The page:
4) Use Boolean Operators
Once your filters are correctly applied, you may then wish to include a number of Boolean operators and wildcard symbols with your search terms to narrow your searches even further. While the table below introduces the three operators and wildcards that most effectively narrow a researcher’s search, please note that Boolean operators are explained in much more detail in our third and final chapter:
How can a search be expanded?
For the majority of academic searches, it’s usually much more necessary for a researcher to narrow their search significantly rather than expand it. This is often due to the large volume of sources that may be loosely related to a search topic, particularly for the well-researched themes of ‘diet’, ‘obesity’ or ‘cardiovascular disease’ that were used as examples. Nevertheless, for the more obscure topics that you may find yourself researching in the latter portion of your degree, sometimes the problem is instead that there’s a complete lack of sources and information to assist you when developing your argument. Much like when attempting to narrow a search, there are four key methods that can be used to expand a search when encountering this situation:
1) Use Different Boolean Operators
As can be seen in the previous table, there are a completely different set of Boolean operators and wildcard symbols at your disposal when attempting to expand a search for academic sources, as will be more thoroughly explained in Chapter 3.
2) Adjust Your Search Filters
If the previous operators and wildcards don’t help you find a greater number of sources, you may then wish to adjust the search filters you set earlier in your library search engine. Perhaps try searching for a wider variety of source types or a wider range of publication years, and remember to avoid being too specific about the authors you’re searching for or which library catalogue the sources are contained within. Hopefully a simple readjustment of these filters will increase the number of search results you’re presented with, offering sources that are relevant to your topic.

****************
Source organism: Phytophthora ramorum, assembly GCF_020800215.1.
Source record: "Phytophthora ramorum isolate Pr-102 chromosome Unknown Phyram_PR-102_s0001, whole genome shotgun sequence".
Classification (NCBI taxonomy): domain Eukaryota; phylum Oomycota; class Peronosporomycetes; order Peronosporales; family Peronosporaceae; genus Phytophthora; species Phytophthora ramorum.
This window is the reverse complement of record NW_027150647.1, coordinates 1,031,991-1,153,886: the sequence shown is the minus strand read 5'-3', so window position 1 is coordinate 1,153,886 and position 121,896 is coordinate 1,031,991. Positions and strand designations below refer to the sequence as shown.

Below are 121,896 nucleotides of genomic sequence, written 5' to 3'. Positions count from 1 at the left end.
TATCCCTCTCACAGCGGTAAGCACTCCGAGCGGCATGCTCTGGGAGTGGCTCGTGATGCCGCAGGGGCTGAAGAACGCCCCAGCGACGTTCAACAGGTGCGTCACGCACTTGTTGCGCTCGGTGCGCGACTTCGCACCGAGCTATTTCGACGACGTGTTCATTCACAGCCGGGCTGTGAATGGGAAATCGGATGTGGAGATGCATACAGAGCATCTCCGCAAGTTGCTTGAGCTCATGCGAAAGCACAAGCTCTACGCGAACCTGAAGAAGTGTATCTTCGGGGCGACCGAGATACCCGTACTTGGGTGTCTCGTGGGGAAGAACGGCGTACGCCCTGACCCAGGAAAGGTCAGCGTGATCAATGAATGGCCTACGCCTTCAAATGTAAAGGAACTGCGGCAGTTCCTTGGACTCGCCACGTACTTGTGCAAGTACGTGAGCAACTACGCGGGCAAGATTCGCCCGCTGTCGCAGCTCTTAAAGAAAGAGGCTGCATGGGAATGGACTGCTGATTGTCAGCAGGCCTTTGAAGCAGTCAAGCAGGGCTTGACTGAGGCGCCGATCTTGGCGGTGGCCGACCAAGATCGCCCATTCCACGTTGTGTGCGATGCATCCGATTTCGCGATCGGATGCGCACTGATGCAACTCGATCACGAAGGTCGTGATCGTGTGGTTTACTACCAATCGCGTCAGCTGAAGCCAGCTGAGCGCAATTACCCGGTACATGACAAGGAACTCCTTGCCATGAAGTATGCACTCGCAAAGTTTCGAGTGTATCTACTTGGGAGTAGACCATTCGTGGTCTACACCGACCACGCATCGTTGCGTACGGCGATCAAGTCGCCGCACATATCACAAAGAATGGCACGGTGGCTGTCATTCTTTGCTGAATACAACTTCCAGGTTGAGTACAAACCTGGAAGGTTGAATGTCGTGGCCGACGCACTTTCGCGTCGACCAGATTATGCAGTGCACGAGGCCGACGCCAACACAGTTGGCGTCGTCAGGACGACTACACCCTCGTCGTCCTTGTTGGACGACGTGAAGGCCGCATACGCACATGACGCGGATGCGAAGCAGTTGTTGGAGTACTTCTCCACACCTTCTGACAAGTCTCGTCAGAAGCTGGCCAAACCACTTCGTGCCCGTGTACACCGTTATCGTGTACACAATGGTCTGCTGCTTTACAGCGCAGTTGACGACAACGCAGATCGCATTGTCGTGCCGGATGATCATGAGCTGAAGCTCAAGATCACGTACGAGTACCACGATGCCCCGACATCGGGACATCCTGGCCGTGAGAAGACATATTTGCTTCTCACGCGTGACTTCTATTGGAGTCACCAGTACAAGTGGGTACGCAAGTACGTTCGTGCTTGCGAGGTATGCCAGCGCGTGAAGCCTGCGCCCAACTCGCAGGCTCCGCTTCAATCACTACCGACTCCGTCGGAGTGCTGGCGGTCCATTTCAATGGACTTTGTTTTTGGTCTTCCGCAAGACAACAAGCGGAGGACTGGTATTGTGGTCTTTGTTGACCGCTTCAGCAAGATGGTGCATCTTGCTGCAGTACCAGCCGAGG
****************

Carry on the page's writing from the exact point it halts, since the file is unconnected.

3) Apply Synonyms to Search Terms
Should steps (1) and (2) fail, perhaps it’s time to return to and reconsider the search terms you created earlier. Are there any related search terms you’ve missed perhaps, or can you add any synonyms (words with similar meaning) to your existing search strings? The search term ‘poor nutrition’, for example, could be expressed as ‘bad diet’ or ‘negative dietary habits’ instead, while ‘human health’ could be written as ‘healthy living’ or ‘the wellbeing of mankind’. Provided these search terms help to expand your search in a meaningful way, it doesn’t matter if the expressions you end up creating sound a little unnatural.
4) Re-evaluate Your Focus
Finally, if none of the above steps help you to locate an adequate number of sources for academic research, you may have to reconsider your overall topic, main ideas and themes. Are there any other ideas you could investigate in your research instead, and is there any flexibility to the overall topic you’re investigating? If not, it may be wise in situations such as this to ask your academic tutor for advice that’s specifically suited to your university, course and assignment.
Having now discussed some of the most effective ways of narrowing and expanding a digital search for academic sources, our third and final chapter on this topic covers in detail how Boolean operators and wildcards can be efficiently used to create effective searches. Keep reading if you wish to learn more.
Once you’ve completed all three chapters about conducting digital searches, you might also wish to download our beginner, intermediate and advanced worksheets to test your progress or print for your students. These professional PDF worksheets can be easily accessed for only a few Academic Marks.